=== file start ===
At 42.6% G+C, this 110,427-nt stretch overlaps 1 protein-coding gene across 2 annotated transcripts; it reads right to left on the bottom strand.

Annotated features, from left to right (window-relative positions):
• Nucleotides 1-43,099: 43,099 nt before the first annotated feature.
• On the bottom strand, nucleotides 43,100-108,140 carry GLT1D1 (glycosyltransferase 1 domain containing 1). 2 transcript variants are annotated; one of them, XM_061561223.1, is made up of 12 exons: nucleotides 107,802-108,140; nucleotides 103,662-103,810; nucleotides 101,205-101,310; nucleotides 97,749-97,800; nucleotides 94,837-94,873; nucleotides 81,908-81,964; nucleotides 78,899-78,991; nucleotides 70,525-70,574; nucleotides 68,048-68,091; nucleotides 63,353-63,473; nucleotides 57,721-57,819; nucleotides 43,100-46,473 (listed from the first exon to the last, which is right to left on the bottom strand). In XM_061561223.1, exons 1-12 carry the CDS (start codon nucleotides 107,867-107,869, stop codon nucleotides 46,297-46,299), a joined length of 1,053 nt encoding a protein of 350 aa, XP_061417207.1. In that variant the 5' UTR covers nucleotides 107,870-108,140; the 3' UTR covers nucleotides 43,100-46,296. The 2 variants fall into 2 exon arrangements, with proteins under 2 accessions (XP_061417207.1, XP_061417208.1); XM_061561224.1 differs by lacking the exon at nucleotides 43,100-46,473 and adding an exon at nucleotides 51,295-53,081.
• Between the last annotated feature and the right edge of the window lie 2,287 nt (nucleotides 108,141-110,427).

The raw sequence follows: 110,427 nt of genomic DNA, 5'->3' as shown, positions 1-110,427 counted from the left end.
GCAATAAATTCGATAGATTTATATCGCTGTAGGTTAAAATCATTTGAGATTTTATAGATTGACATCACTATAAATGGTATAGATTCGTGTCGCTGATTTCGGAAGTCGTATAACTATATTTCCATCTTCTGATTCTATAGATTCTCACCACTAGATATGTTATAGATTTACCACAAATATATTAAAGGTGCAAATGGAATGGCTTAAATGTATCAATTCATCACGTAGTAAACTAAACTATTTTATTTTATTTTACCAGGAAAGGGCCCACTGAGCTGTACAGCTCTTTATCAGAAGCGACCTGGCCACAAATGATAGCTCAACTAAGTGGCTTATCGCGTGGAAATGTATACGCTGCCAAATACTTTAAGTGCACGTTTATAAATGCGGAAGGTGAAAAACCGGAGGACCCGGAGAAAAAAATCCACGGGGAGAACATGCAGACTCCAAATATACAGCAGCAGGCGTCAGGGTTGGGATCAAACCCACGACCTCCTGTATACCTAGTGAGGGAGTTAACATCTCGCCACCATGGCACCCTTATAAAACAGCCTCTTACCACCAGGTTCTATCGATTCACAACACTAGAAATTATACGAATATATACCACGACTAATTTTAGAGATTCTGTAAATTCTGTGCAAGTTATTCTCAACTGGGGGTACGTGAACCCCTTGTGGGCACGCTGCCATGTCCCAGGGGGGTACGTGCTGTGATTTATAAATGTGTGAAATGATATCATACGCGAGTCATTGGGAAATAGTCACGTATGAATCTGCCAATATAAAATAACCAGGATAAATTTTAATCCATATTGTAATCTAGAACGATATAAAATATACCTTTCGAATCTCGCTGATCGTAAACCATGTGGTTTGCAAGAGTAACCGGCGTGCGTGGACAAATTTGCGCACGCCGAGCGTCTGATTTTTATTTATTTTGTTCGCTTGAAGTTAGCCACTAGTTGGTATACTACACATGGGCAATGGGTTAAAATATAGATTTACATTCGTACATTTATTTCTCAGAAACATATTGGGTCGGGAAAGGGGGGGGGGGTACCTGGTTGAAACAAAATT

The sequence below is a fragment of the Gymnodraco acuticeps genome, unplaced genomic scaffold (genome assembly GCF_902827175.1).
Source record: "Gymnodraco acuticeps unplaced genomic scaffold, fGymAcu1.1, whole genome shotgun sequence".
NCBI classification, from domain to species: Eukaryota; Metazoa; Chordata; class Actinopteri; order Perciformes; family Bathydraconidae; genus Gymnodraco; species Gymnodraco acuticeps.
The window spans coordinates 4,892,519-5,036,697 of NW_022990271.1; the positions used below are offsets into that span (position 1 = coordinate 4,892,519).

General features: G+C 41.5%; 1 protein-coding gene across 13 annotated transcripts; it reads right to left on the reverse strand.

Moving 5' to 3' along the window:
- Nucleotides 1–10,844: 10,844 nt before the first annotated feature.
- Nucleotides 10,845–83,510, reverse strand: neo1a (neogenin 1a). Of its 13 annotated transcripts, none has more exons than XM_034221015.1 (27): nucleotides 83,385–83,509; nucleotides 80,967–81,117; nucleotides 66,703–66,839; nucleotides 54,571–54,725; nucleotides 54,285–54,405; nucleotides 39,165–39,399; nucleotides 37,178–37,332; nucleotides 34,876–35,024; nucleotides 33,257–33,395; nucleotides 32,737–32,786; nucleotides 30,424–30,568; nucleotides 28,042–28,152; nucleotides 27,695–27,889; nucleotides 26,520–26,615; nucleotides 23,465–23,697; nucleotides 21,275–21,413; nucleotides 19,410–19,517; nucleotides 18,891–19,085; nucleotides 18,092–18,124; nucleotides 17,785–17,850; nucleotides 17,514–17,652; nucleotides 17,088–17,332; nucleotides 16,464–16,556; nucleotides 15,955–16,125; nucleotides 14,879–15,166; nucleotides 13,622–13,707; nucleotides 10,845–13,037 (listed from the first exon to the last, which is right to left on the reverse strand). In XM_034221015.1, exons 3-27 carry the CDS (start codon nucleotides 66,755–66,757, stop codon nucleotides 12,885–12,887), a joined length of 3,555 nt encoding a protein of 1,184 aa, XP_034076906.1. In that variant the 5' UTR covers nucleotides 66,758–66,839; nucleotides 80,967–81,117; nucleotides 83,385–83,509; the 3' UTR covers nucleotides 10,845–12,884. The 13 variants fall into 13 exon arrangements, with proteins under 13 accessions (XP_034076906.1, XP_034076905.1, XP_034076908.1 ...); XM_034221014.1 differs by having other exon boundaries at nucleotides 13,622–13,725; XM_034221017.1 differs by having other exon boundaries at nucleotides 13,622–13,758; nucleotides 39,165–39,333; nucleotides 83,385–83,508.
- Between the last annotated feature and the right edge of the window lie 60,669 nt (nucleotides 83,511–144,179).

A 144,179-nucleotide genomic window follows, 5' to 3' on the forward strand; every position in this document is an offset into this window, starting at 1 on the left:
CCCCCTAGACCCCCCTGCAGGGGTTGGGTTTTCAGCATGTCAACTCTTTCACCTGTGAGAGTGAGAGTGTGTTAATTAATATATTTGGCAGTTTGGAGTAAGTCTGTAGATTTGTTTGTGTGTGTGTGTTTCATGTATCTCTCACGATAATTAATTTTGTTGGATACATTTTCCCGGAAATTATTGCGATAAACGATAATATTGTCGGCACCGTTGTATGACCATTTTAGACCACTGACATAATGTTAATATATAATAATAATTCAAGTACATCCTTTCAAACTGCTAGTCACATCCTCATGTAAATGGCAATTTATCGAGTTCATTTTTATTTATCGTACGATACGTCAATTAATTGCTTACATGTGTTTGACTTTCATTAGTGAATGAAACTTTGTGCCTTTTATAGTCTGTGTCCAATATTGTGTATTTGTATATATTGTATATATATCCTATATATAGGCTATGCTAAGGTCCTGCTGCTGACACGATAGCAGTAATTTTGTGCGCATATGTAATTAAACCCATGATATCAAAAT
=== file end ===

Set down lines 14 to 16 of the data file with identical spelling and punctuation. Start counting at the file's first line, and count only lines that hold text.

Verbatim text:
- Nucleotides 1–10,844: 10,844 nt before the first annotated feature.
- Nucleotides 10,845–83,510, reverse strand: neo1a (neogenin 1a). Of its 13 annotated transcripts, none has more exons than XM_034221015.1 (27): nucleotides 83,385–83,509; nucleotides 80,967–81,117; nucleotides 66,703–66,839; nucleotides 54,571–54,725; nucleotides 54,285–54,405; nucleotides 39,165–39,399; nucleotides 37,178–37,332; nucleotides 34,876–35,024; nucleotides 33,257–33,395; nucleotides 32,737–32,786; nucleotides 30,424–30,568; nucleotides 28,042–28,152; nucleotides 27,695–27,889; nucleotides 26,520–26,615; nucleotides 23,465–23,697; nucleotides 21,275–21,413; nucleotides 19,410–19,517; nucleotides 18,891–19,085; nucleotides 18,092–18,124; nucleotides 17,785–17,850; nucleotides 17,514–17,652; nucleotides 17,088–17,332; nucleotides 16,464–16,556; nucleotides 15,955–16,125; nucleotides 14,879–15,166; nucleotides 13,622–13,707; nucleotides 10,845–13,037 (listed from the first exon to the last, which is right to left on the reverse strand). In XM_034221015.1, exons 3-27 carry the CDS (start codon nucleotides 66,755–66,757, stop codon nucleotides 12,885–12,887), a joined length of 3,555 nt encoding a protein of 1,184 aa, XP_034076906.1. In that variant the 5' UTR covers nucleotides 66,758–66,839; nucleotides 80,967–81,117; nucleotides 83,385–83,509; the 3' UTR covers nucleotides 10,845–12,884. The 13 variants fall into 13 exon arrangements, with proteins under 13 accessions (XP_034076906.1, XP_034076905.1, XP_034076908.1 ...); XM_034221014.1 differs by having other exon boundaries at nucleotides 13,622–13,725; XM_034221017.1 differs by having other exon boundaries at nucleotides 13,622–13,758; nucleotides 39,165–39,333; nucleotides 83,385–83,508.
- Between the last annotated feature and the right edge of the window lie 60,669 nt (nucleotides 83,511–144,179).